- Teams are composed of a mix of staff – from supervisors to operatives – providing the required level of expertise for a given task, yet remaining cost effective.
- An equal degree of importance is attached to the twin considerations of safe access, and safe egress, which includes rescue
- Planning processes intended to secure the rescue of personnel are central to the techniques involved.
In the foregoing example I could not for a moment suggest that there would be no room for improvement. Naturally, all safety considerations should be the subject of continuous monitoring and refining. However, they are a world apart from the situation that exists in some industries. General construction, for instance, is an area where it is generally acknowledged that difficulties do emerge in an often difficult and shifting climate. Here workers can be at risk of suffering serious injury through outdated practices, or where safety fails to keep pace with other developments e.g. new styles of construction or new materials. Some of the areas of concern in this sector are: –
- Little or no training provided for workers in the use of basic Personal Protective Equipment (PPE)
- Little or no provision of a suitable rescue system or training for rescue situations
- Few records are maintained to assist in identifying the user’s experiences and preparing for likely future requirements
I certainly have no wish to single out the construction industry or to imply that it differs greatly from any one of a number of other industries in addressing the safety needs of its members. In fact, construction is a complex area where, although there is room for improvement, considerable progress is being made in a sector that is always likely to be problematic due to constantly changing parameters. What is clear is how a small number of sectors address the issues to a very high degree whilst the majority virtually ignore it unless it is a specifically extreme task.
And so when all of the above factors are pulled together for analysis, it is not difficult to recognise that the question of a satisfactory level of planning for the rescue and evacuation of a suspended or injured worker is quite often not on the agenda.
The case for all workers to receive equal levels of cover regardless of how sensational or mundane their task, needs to be highlighted to avoid an unhealthy over-reliance on the potential role of the emergency services. Just how often are our legitimate concerns too easily allayed by the thought that we can take for granted the fact that the emergency services can successfully step into any predicament that we can create with no need for prior consultation or ongoing discussions. Can they actually satisfy our requirements, and do we help them to understand our expectations?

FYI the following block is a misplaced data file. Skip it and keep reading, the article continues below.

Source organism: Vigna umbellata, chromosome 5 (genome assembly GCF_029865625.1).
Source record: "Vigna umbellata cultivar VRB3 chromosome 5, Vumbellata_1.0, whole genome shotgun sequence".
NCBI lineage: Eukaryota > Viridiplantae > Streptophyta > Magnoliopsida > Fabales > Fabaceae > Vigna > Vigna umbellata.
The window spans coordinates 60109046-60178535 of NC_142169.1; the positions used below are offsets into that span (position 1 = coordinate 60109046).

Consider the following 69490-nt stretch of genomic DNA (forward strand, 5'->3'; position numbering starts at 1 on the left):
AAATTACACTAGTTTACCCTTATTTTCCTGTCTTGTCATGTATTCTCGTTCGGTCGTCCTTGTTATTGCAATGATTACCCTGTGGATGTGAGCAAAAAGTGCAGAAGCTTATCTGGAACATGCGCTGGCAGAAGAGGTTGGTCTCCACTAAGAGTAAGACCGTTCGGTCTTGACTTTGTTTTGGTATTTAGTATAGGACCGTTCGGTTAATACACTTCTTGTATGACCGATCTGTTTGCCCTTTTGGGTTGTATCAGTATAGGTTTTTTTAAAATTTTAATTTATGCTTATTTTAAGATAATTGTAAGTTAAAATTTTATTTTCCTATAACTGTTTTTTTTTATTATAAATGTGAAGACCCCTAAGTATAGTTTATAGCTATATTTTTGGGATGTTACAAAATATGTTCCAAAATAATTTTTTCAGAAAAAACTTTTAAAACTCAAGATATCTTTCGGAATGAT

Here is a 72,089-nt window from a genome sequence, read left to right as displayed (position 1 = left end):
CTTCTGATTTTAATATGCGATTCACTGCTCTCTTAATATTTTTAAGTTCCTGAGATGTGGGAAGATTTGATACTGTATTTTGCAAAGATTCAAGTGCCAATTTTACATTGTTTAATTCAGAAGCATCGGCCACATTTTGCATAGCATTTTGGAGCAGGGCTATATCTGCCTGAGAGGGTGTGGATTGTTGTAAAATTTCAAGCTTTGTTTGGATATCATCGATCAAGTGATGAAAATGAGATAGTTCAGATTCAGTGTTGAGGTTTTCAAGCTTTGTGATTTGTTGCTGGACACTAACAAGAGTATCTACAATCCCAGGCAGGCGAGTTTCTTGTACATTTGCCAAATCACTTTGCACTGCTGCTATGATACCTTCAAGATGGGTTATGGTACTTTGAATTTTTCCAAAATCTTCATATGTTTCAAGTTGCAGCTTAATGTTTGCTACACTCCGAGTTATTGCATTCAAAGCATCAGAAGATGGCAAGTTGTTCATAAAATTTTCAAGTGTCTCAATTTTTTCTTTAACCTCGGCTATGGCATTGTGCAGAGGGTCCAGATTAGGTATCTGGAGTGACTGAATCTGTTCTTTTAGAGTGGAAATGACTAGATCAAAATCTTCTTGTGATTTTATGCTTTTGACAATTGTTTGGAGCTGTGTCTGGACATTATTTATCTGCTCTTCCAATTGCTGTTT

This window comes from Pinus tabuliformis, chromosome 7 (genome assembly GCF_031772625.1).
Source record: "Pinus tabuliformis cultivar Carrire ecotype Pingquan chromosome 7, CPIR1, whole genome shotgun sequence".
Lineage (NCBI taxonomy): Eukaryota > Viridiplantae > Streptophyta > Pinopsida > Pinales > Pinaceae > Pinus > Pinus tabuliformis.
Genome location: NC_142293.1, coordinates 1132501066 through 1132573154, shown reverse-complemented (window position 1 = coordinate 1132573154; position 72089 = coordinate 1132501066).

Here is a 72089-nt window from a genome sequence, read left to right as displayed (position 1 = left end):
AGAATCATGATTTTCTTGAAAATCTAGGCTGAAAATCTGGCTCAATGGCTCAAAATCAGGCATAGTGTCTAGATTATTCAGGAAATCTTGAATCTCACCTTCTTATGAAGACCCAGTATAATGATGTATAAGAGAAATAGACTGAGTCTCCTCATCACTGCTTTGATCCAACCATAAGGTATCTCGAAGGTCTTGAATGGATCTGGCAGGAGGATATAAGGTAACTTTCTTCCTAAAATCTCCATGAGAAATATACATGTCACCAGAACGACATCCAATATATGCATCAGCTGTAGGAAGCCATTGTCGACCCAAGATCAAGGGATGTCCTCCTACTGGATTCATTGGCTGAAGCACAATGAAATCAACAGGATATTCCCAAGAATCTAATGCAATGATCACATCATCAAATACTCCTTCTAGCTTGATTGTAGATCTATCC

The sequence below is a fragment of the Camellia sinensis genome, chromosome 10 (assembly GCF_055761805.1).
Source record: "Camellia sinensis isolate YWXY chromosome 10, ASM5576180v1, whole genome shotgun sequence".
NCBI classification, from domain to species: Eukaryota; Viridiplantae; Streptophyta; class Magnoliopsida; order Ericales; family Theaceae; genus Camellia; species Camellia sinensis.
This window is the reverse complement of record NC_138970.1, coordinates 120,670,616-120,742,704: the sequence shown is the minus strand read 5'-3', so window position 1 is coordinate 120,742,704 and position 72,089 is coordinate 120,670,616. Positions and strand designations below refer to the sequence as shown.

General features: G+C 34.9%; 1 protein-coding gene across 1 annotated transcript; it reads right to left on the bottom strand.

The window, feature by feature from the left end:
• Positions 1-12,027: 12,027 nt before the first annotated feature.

The Role and Response of the Emergency Services
The Health and Safety Executive and major contractors may well consider that there is nothing inherently wrong in relying upon the emergency services to be both willing and able to offer cover to a given site for the purpose of rescue at height. What would be distinctly incorrect however, and bearing potentially disastrous consequences, is the arrogant surmise that they are there essentially to provide cover without prior consultation. Worse still, as projects progress and the parameters (access to site, obstacles, increases in height and difficulty) change, no reappraisal or renewed consultation occurs to ensure that they can still satisfy requirements.
I am very well acquainted with a number of organisations that have made their own individual and carefully considered approaches to the emergency services. The response to those approaches has been varied and interesting. In some cases even met with surprise due to the rarity of such approaches. The following points tend to make up the main issues for discussion:
Time of Response:
The time scale within which any rescue and evacuation at height is carried out is almost certain to be one of the major considerations. 15 – 20 minutes in suspension is normally the maximum time it is recommended that a fallen worker can safely withstand before serious physical problems can begin to occur. The time scales and problems associated with suspension trauma are difficult to quantify accurately, but an excellent source of information is HSE Report CRR 45/2002. It can be seen, then, that over reliance on an external source introduces a situation where there is no margin for error such as delays in traffic congested areas.
Level of Cover:
The level of cover is a major consideration, never more so than when the emergency services are required to be elsewhere at the time your crisis occurs. Needless to say, if we all rely exclusively on them the service will soon become overstretched, with much less chance of the critical time scales being met.
Ability to Cope:
As your project progresses, the environment in which the emergency services would be expected to operate will be constantly changing. It is clear that their rescue and evacuation efforts will be much less effective if planning and consultation has not taken place at strategic points during the life of the project. With this in mind it is vital that each party fully understands the other’s concerns, in order to continuously review and update the situation before those issues become critical.
Having said all of that, if the appropriate concerns are adequately addressed then the emergency services can provide excellent professional service.
A Dual Role in Rescue and Evacuation?
The advantage to be gained by using a professional rescue and evacuation service is chiefly that, provided the initial assessment and ongoing consultations have been carried out correctly, then there is no reason why it should not be cost effective, efficient and reliable. Needless to say, the likelihood that such a scheme could be rendered dangerously unsatisfactory without appropriate consultations and considerations may be very high indeed.
In addition it may also be wise to set in place provisions as a first line of defence so that at least the job can be started without waiting for assistance from an external source. The worst scenario would be that the rescue is completed before assistance arrives. This helps to address the critical time scale involved for safe rescue and evacuation.